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Did Blake Swihart lose his prospect shine too soon?

Blake Swihart arrived in the big leagues with plenty of fanfare last year, but with a loaded rookie crop he seems to have gotten lost in the shuffle.

Gregory Fisher-USA TODAY Sports

One year ago Blake Swihart was one of the premier prospects in the game, getting ready to assume the starting role for the Boston Red Sox. Yet today, in spite of a decent debut at a premium fantasy position, Swihart doesn't crack the ESPN Top 250 for 2016 and he ranks at only #199 on their keeper rankings. That's quite a fall for Baseball America's #17 prospect heading into 2015, especially considering he posted a very respectable .712 OPS over the course of half of the season.

Batting Average

Overall last year Swihart hit .274 in the big leagues and that actually seems like a number he will improve upon. It's important to note that in every single minor league stop where he had at least 75 plate appearances, Swihart hit .298 or better minus hitting .262 in his first real taste of professional action in 2012. At a position known for low batting averages, Swihart is a guy that should be a plus for your fantasy team as a guy who can regularly hit in the .280-.290 range.

Home Runs

Swihart isn't a big power threat, and that's one of the knocks on him as a fantasy player. He hit only 5 homers to go with 17 doubles last year in the big leagues, but the hope is that he gains more experience some of his in-game power comes along. He did after all hit 13 homers in the upper minors in 2014. He's likely going to hit about 10 homers this year, but it's certainly possible he gets closer to the 15 range as he gains comfort in the big leagues and with his role handling the pitching staff. He looks average at best for a catcher power wise, but he's not going to hurt you.


Swihart had 31 RBI last year, a number that projects out to about 60 over the course of a full season. That's an average number for a catcher, but it is a number that could be higher in 2016 as the Red Sox were a disappointment in 2015. If guys like Hanley Ramirez and Pablo Sandoval can get their bats going, Swihart could be the beneficiary of more RBI chances at the bottom of the order in Boston.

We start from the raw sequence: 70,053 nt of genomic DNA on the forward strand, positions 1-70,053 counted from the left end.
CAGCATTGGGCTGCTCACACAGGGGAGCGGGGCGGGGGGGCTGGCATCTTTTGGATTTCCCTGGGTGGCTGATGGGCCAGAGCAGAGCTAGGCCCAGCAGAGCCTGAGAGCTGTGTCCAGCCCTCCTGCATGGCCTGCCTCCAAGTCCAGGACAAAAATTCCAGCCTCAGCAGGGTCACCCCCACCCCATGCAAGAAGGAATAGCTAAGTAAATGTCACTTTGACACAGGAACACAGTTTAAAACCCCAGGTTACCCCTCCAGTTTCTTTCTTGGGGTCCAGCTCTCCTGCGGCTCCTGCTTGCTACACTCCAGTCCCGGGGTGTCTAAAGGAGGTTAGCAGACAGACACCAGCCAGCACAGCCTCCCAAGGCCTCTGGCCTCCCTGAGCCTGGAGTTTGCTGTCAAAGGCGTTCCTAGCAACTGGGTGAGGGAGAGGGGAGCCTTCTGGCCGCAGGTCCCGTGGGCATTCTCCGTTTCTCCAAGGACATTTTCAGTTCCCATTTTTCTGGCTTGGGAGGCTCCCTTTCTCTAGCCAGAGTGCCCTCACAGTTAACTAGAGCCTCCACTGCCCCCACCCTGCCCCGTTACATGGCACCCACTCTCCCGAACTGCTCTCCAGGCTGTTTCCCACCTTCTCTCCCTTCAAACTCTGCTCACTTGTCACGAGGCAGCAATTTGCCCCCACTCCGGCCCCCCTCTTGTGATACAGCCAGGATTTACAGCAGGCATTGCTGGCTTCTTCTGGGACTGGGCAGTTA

Swihart scored 47 runs last year in his half season, a number that could give him 90 runs over the course of the full season. The fact he runs well for a catcher definitely helps here, and a return to form for some other Red Sox could mean he approaches that lofty number in 2016. This is another category where he is plus for catchers.


The fact Swihart runs well for a catcher translates here as well. He stole 5 bases last year after getting the call to Boston, after posting 6, 7, and 8 bases in his minor league seasons. He's not a real threat to steal bases, but that 5-10 steals from your catcher is a nice little bonus from a position that rarely provides much production in the category.


Swihart is a guy who posted an above average .712 OPS last year, and that's a number I expect him to improve upon this year. Throughout the minors he has done a very good job of hitting for average, and I expect that to continue in the big leagues as he gains comfort. He's also a guy that knows how to take the occasional walk, leading to a career minor league .340 OBP. I can definitely see him posting a .335 OBP regularly in the big leagues. His slugging percentage last year was .392, slightly off his minor league career .427 mark. Based on his age and track record, I could see him posting a slightly higher .435 slugging percentage in the big leagues. That adds up to a .765 OPS, which is certainly a real asset at the catcher position.

2015 Season

Swihart actually started off slowly in the big leagues and started to get going as he got more comfortable. His month by month splits taken from Baseball-Reference are below to illustrate that point.

Month Games Average OBP Slugging
May 21 .225 .257 .268
June 19 .258 .303 .387
July 7 .269 .296 .423
August 17 .373 .439 .492
September/October 20 .257 .297 .429

Swihart was awful in his first taste of the big leagues in May. He became adequate in June after making some adjustments, but July was a bit of a lost month due to injury. He returned to tear it up in August, and then hit 3 of his 5 homers in September.

That leads to a first half triple slash line of .241/.279/.323 in 40 games, as compared to a second half line of .303/.353/.452 in 44 games- an extremely impressive .805 OPS for a catcher.


Swihart isn't a guy I would advocate for being selected early, but he's an excellent candidate to be a backup selected as an upside play. Or if you fail to land one of the top targets, you could put off drafting a catcher until taking Swihart very late as a starter to avoid overpaying on lesser talents without the ability to bring what Swihart does to the table.

He's got the potential to be a bigger contributor in the future, but I wouldn't be surprised to see him more than hold his own and provide value from the catcher spot at next to no cost.